Rugged pot from Harpstedt,  hoard from Afferde and urn from urn cemetery at Wangelist, © Museum Hameln

Bronze Age

Rugged pot from Harpstedt

Hamelin, Hamelin/Ohr

This simple form of vessel was very common. The pottery is not quite sealed. The escaping moisture cooled the provisions stored there. The roughness increased the surface area of the clay and thus the cooling effect. 

Presumably these are burial objects, which is why the vessel and palstave are so well-preserved. 


Bronze hoard from Afferde

Hamelin/Afferde 1904

Seven bronze objects were found deep underground during excavation works: a lance tip, a socketed axe and five armbands. They date to the Late Bronze Age. Such hoards are nothing unusual. Why the valuable objects were buried can only be verified in rare cases.  Possibly they were hidden from attackers, but it can also be a type of storage belonging to a trader or bronze smith.  The weight of the buried bronze primarily determines its value, while the shape is less important.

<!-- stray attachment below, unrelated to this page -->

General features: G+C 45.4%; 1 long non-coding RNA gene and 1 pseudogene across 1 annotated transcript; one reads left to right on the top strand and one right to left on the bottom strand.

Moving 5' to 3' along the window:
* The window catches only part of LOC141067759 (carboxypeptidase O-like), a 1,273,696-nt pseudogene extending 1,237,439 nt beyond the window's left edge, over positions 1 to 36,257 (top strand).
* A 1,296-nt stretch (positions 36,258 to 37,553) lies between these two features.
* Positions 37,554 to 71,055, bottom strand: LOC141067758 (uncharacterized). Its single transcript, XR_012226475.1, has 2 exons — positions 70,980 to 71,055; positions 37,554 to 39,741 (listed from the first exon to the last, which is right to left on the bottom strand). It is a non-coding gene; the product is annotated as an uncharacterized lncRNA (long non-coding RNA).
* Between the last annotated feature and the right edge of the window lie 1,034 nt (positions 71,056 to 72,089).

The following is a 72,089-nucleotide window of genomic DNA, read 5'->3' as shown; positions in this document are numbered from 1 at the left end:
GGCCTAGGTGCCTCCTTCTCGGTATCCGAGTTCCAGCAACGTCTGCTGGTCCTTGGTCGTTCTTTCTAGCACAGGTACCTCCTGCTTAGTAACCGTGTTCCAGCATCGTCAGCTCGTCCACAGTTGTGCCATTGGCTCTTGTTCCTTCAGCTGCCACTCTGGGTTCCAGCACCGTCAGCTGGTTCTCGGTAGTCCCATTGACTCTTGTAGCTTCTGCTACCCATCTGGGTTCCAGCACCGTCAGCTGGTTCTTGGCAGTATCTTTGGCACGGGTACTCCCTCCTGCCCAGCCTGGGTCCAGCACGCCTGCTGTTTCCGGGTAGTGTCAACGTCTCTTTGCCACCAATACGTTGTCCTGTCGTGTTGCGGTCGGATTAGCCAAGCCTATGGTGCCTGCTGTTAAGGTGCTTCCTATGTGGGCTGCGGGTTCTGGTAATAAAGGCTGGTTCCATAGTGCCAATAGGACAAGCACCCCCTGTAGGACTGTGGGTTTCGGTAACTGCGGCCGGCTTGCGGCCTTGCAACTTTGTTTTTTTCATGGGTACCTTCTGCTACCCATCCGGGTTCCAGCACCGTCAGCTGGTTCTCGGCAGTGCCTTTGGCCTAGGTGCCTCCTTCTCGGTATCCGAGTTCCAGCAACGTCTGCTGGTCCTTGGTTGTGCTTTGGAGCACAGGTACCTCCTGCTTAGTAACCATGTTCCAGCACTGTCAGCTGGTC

Items on loan: Landesmuseum Hannover 

Urn cemetery at Wangelist

Hamelin/Wangelist 1982

The Lower Saxony Regional Office for the Protection of Monuments and Sites excavated 67 urn graves in total at the Wangelist site in 1982.  The shape and decoration of the ceramics date the graves to the end of the Bronze period and the beginning of the pre-Roman Iron Age (9th/8th century BC). The age and gender of the deceased can be determined by examination of the cremated remains: eleven men, eleven women and 20 children or young people have been identified.  A further 20 burials are adults. Their gender cannot be determined.  

Investigations have found an infant mortality rate of 34% – an average value for those times.  Women often died in childbirth, men in battle. Those who reached the age of 30 in fact have a good chance of growing old.